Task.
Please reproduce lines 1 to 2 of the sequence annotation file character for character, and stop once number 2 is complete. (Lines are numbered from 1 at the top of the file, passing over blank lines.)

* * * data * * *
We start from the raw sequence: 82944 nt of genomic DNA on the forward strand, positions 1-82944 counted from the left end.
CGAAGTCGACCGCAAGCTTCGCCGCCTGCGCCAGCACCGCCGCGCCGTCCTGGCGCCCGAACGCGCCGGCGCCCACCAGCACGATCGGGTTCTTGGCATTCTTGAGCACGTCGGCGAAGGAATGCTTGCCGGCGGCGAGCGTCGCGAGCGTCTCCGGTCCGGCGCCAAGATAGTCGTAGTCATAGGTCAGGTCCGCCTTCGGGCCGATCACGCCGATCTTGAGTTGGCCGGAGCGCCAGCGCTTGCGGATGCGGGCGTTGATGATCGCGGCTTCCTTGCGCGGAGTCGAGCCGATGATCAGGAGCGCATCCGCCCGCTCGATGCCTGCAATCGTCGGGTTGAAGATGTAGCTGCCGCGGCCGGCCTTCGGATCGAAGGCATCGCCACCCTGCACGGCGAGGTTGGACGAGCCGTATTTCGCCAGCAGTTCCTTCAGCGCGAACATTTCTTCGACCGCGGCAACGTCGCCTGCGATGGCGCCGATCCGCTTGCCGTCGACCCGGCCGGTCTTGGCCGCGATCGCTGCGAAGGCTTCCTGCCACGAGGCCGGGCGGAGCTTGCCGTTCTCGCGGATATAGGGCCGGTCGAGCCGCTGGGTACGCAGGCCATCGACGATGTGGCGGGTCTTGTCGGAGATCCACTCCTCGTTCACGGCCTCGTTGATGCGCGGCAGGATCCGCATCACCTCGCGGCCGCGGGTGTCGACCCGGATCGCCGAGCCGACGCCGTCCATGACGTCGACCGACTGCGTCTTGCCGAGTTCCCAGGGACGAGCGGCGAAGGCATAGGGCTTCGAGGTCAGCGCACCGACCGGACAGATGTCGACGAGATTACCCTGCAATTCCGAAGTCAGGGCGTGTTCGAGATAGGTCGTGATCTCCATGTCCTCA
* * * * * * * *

We start from the raw sequence: 82944 nt of genomic DNA on the forward strand, positions 1-82944 counted from the left end.
CGAAGTCGACCGCAAGCTTCGCCGCCTGCGCCAGCACCGCCGCGCCGTCCTGGCGCCCGAACGCGCCGGCGCCCACCAGCACGATCGGGTTCTTGGCATTCTTGAGCACGTCGGCGAAGGAATGCTTGCCGGCGGCGAGCGTCGCGAGCGTCTCCGGTCCGGCGCCAAGATAGTCGTAGTCATAGGTCAGGTCCGCCTTCGGGCCGATCACGCCGATCTTGAGTTGGCCGGAGCGCCAGCGCTTGCGGATGCGGGCGTTGATGATCGCGGCTTCCTTGCGCGGAGTCGAGCCGATGATCAGGAGCGCATCCGCCCGCTCGATGCCTGCAATCGTCGGGTTGAAGATGTAGCTGCCGCGGCCGGCCTTCGGATCGAAGGCATCGCCACCCTGCACGGCGAGGTTGGACGAGCCGTATTTCGCCAGCAGTTCCTTCAGCGCGAACATTTCTTCGACCGCGGCAACGTCGCCTGCGATGGCGCCGATCCGCTTGCCGTCGACCCGGCCGGTCTTGGCCGCGATCGCTGCGAAGGCTTCCTGCCACGAGGCCGGGCGGAGCTTGCCGTTCTCGCGGATATAGGGCCGGTCGAGCCGCTGGGTACGCAGGCCATCGACGATGTGGCGGGTCTTGTCGGAGATCCACTCCTCGTTCACGGCCTCGTTGATGCGCGGCAGGATCCGCATCACCTCGCGGCCGCGGGTGTCGACCCGGATCGCCGAGCCGACGCCGTCCATGACGTCGACCGACTGCGTCTTGCCGAGTTCCCAGGGACGAGCGGCGAAGGCATAGGGCTTCGAGGTCAGCGCACCGACCGGACAGATGTCGACGAGATTACCCTGCAATTCCGAAGTCAGGGCGTGTTCGAGATAGGTCGTGATCTCCATGTCCTCA